To achieve our goal, we presented the RS illusion (physically static stimulus that appears to be dynamic to human observers) and two control stimuli (physically static stimuli that also appear to be static) to three adult lionesses. Because the illusory motion elicited by this pattern is not related to color but to a specific gray sequence, any potential difference in color perception between primates and felines is not expected to alter the perception of motion in lionesses. To assess whether lionesses are naturally attracted by the stimulus associated with illusory motion, we recorded the number of times they approached the stimuli and the time spent interacting with the three stimuli. To ensure that such interaction led to concrete positive benefits in the animal welfare, individual and social behaviors of the lionesses were observed before and during the presentation of our stimuli using a continuous focal animal sampling method.
Materials and Methods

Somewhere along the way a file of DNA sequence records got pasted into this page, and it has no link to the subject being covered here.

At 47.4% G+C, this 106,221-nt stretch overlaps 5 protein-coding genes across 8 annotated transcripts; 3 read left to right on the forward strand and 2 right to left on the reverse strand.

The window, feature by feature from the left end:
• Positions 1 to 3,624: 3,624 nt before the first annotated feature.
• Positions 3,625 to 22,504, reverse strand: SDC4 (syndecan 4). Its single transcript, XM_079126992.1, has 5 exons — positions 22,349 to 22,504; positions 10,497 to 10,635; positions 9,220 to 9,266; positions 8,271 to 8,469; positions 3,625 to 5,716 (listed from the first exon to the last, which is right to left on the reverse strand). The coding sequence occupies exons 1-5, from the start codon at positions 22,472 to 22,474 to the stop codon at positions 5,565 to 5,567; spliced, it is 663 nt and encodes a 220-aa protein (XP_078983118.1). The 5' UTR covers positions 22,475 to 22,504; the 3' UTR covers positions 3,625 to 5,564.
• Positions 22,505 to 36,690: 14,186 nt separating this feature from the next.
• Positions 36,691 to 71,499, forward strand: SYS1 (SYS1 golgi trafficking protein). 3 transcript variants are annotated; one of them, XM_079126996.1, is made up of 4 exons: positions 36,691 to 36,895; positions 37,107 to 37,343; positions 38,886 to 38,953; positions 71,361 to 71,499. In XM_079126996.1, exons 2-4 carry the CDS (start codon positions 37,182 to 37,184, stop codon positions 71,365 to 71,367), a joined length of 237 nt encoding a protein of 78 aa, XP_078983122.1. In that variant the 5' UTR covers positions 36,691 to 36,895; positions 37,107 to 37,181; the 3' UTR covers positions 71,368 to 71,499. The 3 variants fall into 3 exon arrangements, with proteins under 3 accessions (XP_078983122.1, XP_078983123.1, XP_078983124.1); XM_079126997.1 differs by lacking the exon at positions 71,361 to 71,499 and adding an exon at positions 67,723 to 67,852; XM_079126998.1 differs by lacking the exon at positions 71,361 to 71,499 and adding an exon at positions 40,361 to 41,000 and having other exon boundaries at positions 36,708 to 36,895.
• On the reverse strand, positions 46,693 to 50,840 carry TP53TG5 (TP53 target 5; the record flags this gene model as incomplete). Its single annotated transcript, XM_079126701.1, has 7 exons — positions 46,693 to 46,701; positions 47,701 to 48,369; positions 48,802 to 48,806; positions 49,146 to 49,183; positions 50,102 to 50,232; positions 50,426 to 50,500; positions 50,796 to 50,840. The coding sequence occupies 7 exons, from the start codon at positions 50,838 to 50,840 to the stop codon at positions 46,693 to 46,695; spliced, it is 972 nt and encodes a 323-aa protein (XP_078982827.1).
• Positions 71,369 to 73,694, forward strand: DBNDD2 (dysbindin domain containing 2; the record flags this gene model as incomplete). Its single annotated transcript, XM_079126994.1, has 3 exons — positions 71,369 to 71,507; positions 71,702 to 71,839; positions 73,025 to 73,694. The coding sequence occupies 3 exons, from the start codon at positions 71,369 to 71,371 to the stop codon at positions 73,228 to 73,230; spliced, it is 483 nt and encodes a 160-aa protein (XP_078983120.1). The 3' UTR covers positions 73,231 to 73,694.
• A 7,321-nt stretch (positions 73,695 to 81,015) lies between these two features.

The study was carried out with three lionesses (Safìa, Kianga, and Lubaya) housed at the Parco Natura Viva, a zoological garden in Bussolengo (VR), Italy. The lionesses had been living together in the zoo for 9 years. Safìa, the dominant female, was a white lioness (ssp. Panthera leo krugeri) and was 10 years old, whereas Kianga and Lubaya were sisters and were 9 years old. The lionesses’ enclosure consisted of an outdoor and an indoor area. The outdoor area was 4,359.54 m2 and was a grassy exhibit containing vegetation and naturalistic furnishing. The indoor area of the enclosure was composed of different rooms connecting with each other through guillotine doors and was separated from the outdoor area through three guillotine doors, although the lionesses used the same door to move between different areas (Figure 1). The lionesses were fed once a day (6 days a week, with one fasting day) in the indoor area of the enclosure, and no food was provided in the outdoor area. Water was available ad libitum. The lionesses were not used to directly interacting with zookeepers and humans in general, as human-animal direct interaction was strictly forbidden in the zoo.